Dr. Deutsch

October 12th, 2016

Dr. Deutsch

I was pretty much a complete wreck after leaving Wabash at the end of the sophomore year.  Maybe on the surface I looked okay: I did go out and get a job in town, in the art department of General Telephone Directory Company, about a half-hour walk from home.  I did manage to get up every morning, buy the NY Times, freshly delivered to the train station, and make a reasonable pretense at doing the job.  But inside, I was miserable and confused.

If you’ve never been confused about your sexual identity, I have something to tell you: It’s hell.  It’s a crazy, mixed-up hell, in which you’re not sure what it is you’re confused about–>in fact, you may not even know you’re confused, just that there’s something very, very wrong, and it won’t let you alone.

So: Doctor Deutch, on the recommendation of Elfrida Horst, who had been my pediatrician when I was a child, and a long-time family friend.

My little brother John also saw Dr. Deutsch, as did Mom and Dad, just to see what was up.  But I think that none of them ever got it.  Because Dr. D. was a hard row to hoe.

Dr. Deutsch, or Hans Deutsch (more on that later) was a strange man.  He was very much of the German persuasion, with a rich, sometimes impenetrable accent that never stayed on one subject (it seemed) for more than two seconds, and then reverted to pointing at his mouth and posturing and strutting about the room in a high dudgeon, and it was hard to know just what was going on??

The rest of my family, over time, gave up on Dr. D. after awhile; they just didn’t understand it, and so gave up on it.  But I stayed with it.  For over a year.  I should have received a medal.

Dr. Hans Deutsch was Viennese, a student of the Freudian school.  In fact, he was just a small number of years younger that the Master himself.  Hans Deutsch emigrated to the United States in the late 1930’s, force from his home by the rising and-semitism of the time.  He moved to Chicago and was one of the founders of the Chicago Psychological Society (this before psychiatry was a recognized profession).  He was the Society’s President for some years,until he realized that strict Freudian psychoanalysis was a dead-end pursuit, at which point he broke off from the Society to practise his own brand of therapy.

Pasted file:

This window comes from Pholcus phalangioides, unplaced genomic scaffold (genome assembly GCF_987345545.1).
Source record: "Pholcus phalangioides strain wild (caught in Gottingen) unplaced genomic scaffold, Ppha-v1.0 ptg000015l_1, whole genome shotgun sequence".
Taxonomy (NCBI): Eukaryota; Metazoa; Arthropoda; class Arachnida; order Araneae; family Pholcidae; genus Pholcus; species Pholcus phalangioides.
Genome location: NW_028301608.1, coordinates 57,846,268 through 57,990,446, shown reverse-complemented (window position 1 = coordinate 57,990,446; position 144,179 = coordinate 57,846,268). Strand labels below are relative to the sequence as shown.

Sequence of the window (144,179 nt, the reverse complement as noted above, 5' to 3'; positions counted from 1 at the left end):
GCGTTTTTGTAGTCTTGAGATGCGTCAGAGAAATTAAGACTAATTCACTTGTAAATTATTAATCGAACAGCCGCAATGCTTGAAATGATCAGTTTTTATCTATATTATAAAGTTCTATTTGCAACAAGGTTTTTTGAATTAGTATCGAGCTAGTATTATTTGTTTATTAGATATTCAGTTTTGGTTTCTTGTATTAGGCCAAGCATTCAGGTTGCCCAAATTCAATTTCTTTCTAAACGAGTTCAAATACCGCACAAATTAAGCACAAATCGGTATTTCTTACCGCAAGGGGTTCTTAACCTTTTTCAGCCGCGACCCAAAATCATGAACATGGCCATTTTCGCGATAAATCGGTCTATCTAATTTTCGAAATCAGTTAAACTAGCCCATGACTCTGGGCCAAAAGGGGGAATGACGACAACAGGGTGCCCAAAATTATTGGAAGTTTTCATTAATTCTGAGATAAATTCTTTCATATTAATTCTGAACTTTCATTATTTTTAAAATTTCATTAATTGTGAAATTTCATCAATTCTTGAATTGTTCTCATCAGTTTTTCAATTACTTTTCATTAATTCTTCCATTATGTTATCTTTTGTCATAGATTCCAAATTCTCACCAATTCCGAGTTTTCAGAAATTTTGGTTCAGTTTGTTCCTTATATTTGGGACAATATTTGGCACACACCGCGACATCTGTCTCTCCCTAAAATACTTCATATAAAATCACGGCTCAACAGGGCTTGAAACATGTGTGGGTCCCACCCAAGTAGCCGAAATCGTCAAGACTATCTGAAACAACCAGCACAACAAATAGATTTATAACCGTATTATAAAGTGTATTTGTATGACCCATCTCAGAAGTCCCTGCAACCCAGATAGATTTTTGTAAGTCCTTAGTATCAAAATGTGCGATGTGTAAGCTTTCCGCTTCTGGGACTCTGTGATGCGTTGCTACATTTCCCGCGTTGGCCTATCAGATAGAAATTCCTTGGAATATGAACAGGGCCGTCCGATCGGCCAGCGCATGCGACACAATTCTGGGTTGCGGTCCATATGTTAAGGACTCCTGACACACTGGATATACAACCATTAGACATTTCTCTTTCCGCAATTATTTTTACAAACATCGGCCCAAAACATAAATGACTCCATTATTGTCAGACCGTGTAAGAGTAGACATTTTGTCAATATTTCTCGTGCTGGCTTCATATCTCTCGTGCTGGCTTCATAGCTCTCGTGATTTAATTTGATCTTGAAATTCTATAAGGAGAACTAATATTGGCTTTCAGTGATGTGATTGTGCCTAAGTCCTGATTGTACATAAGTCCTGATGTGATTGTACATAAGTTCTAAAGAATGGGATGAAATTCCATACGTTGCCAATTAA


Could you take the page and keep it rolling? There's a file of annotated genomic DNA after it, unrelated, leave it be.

Dr. D was a small man, made smaller by his advanced years, probably at least in his late seventies, when we’ve all had a chance to shrink by several inches.  Although clean-shaven, his heavy German accent and commanding bearing betrayed his Viennese roots.  There were days when his pants were pee-stained at the crotch; at such times I couldn’t bear to look.  Sessions with Dr. D took place in his office, a room on the ground floor of his home in Chicago’s elegant Gold Coast, just above Lincoln Park.  I think it was on Schiller Street, or maybe Goethe.  One of the German romantic poets.

Mostly Dr. D talked, and I listened.  Here’s what I think he was driving at:

That language was responsible for much of our confusion, because of its identification with the ego.  He pointed often to ancient Greek theater, where the actors wore masks, called personae, which were just that, masks that would be discarded at the end of the performance; our own ‘personalities’ were similar, except we forget they were masks and mistook them for integral parts of ourselves.  The ‘self,’ the inner chatter of our minds, was equally insubstantial; it was for us to throw off the confusion, to take off the mask, to end the delusion.  Two pictures were on the wall of his office, one of a poet, with eyes raised to the sky, the other of a scientist, who was looking down, examining what was on the table before him.  The poet, the fool, and the scientist, the realist.

At least, that’s what I think he was saying.  Almost two years of listening to Dr. D talking, and that’s what I got out of it; and not at once–it took me many years to realise the truth of his lesson.

Whether that’s really what he was saying or not, as a year and and a half went by, I started feeling better about myself, and accepting myself for what I was.   I was meeting people, getting out in the world, both working in my off-year and then going to gay bars and starting college again.


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